View of the SAFL building from the river
June 09, 2017

Masters candidate Jared Mullenbach successfully defended his masters in Civil, Environmental, and Geo-Engineering on June 9th, 2017. He is advised by Professor Kimberly Hill of the St. Anthony Falls Laboratory and Department of Civil, Environmental, and Geo-Engineering. Congratulations!


Jared MullenbachMasters Candidate in Civil, Environmental, and Geo-Engineering
Advisor: Dr. Kimberly Hill, Department of Civil, Environmental and Geo-Engineering and St. Anthony Falls Laboratory, University of Minnesota

Debris flows – massive flows of fluid and particles – create significant hazard for communities established in or near mountainous regions. There is evidence that the frequency of debris flows and hazards associated with them are increasing associated with changes in macro and micro climate and subsequent changes in rainfall patterns, soil moisture, and local sediment supply. Thus there is an increasing need for a mechanistic understanding of the manner in which physical parameters give rise to certain debris flow behaviors.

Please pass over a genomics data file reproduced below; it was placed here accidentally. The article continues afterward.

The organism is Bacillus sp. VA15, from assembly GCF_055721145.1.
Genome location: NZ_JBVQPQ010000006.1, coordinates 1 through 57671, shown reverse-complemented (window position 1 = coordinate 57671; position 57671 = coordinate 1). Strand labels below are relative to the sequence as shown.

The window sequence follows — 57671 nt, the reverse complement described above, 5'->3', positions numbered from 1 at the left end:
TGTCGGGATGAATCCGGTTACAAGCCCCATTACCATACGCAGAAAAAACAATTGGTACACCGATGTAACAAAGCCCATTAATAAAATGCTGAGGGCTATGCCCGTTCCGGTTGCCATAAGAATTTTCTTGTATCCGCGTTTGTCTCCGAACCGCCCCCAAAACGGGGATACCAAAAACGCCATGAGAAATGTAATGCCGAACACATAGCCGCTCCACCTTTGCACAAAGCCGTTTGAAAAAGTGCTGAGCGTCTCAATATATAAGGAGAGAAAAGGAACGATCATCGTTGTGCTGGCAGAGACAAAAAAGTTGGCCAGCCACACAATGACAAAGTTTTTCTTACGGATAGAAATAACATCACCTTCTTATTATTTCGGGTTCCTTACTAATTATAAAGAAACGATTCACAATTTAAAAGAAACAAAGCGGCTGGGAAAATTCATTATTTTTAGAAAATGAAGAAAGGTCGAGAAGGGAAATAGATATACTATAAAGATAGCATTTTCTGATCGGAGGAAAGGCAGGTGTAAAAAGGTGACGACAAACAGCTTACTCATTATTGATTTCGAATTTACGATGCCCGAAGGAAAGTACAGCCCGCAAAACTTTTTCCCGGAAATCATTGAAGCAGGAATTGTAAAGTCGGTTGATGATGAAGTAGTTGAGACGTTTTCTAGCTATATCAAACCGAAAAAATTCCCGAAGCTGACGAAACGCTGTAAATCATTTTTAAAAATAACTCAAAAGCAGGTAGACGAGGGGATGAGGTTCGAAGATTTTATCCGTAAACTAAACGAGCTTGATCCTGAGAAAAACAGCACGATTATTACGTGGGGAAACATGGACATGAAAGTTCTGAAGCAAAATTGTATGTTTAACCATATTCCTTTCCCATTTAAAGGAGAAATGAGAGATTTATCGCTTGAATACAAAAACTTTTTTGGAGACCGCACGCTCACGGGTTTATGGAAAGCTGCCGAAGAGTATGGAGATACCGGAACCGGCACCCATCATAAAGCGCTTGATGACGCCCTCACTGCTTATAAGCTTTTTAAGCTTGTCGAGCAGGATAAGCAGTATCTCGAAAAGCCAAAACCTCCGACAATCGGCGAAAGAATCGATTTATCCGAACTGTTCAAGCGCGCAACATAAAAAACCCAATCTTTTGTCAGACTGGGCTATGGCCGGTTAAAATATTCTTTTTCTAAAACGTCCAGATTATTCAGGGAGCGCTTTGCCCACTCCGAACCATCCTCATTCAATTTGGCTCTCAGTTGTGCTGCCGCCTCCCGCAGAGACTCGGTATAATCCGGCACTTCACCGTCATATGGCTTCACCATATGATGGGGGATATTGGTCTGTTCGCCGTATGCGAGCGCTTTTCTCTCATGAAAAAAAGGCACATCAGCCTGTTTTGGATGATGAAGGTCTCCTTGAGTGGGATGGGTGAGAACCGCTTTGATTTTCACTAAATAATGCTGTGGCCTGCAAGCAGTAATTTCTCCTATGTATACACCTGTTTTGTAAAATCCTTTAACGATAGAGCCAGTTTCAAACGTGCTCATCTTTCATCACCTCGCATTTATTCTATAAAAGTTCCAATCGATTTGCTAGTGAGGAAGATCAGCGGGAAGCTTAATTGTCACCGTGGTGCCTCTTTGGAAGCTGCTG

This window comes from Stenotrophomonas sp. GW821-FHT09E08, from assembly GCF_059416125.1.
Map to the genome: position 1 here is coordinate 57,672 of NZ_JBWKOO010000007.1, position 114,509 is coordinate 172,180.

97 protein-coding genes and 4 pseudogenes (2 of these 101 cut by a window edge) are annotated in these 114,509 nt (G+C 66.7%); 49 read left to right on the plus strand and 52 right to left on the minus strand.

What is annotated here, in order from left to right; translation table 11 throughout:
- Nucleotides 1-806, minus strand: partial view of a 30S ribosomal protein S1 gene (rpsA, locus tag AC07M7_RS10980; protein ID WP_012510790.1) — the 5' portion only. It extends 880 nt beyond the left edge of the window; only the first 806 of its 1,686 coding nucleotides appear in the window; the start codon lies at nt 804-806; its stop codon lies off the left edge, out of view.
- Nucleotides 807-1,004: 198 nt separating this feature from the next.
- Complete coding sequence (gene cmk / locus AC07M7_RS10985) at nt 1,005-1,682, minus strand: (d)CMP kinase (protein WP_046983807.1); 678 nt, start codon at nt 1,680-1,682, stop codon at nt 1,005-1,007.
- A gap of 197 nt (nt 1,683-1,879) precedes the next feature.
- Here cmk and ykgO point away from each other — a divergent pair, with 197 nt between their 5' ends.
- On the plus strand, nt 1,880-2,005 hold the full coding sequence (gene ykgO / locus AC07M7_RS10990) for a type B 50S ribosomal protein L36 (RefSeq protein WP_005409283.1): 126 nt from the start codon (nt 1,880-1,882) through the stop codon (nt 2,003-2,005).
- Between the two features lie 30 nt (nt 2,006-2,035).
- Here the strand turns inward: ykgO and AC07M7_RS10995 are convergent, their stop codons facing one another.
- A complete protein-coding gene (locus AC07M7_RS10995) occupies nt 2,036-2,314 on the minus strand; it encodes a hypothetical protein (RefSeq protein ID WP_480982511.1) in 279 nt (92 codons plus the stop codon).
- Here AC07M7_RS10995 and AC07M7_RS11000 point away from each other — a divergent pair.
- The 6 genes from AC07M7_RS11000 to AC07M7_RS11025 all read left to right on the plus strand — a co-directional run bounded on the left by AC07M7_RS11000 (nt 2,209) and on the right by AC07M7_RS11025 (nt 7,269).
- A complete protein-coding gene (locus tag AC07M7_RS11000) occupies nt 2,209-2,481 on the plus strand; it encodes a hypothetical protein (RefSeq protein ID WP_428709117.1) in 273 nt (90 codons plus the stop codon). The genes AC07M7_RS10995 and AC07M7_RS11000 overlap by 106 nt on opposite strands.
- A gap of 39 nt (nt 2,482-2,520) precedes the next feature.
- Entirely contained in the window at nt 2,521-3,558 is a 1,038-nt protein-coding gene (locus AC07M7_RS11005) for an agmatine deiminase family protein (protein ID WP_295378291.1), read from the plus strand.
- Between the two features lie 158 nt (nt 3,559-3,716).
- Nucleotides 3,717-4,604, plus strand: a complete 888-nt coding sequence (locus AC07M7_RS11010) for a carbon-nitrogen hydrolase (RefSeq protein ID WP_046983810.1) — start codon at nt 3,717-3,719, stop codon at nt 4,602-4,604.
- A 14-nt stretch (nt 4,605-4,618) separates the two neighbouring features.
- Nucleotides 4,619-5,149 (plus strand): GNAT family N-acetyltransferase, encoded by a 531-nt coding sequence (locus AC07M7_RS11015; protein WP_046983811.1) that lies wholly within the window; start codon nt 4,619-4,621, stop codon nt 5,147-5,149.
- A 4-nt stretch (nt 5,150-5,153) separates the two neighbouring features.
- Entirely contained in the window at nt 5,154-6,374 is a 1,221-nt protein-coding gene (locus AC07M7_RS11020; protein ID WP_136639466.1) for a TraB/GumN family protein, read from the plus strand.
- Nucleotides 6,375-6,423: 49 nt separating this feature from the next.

Recent field and laboratory observations have indicated that the nature of the matrix of rocky debris flows – the muddy or watery interstitial fluid among the gravel and boulders – can have a significant influence on the flow behaviors of a debris flow, from local sorting behaviors to entrainment and depositional behaviors, to associated avulsion behaviors.  In this presentation, we report on our experimental investigations of the influence of the rheology and relative density of the matrix of a debris flow on its behaviors using laboratory experiments of particle-fluid flows and their erosive behaviors.  To do so, we perform laboratory experiments of erosive debris flows where we systematically vary the interstitial fluid in our debris flow and the erodible bed over which it flows.  We track the particles throughout the experiment along with pore fluid pressure which enables us to determine the instantaneous flow dynamics and correlations in the flow and erosion behavior.  We find that entrainment rate varies substantially with interstitial fluid viscosity, essentially increasing with decreasing interstitial fluid viscosity, yet this relationship is not strictly monotonic and varies in time.  We use these variations as a basis to investigate three specific mechanisms previously suggested responsible for entrainment by debris flows: (1) bed shear stress, (2) granular temperature (essentially, correlated velocity fluctuations), and (3) excess pore fluid pressure (measured pore pressure that exceeds that associated with the weight of the interstitial fluid).  We find that both average and instantaneous bed shear stresses and granular temperatures are poorly correlated with associated entrainment rates.  Rather, the excess pore pressure is well correlated with entrainment rates, particularly under conditions when the entrainment rate is the greatest.  We investigate the source of the excess pore pressure and find that through the majority of the experiment it is likely due to the suspension of the particles in the sparsest most energetic part of the flow, effectively fluidizing them and increasing the effective density of the interstitial fluid in that region.  We conclude with a brief discussion of preliminary field work we performed to extend this understanding to field scale debris flows to provide a stepping stone to prevention and avoidance of loss to property and communities due to these dangerous phenomena.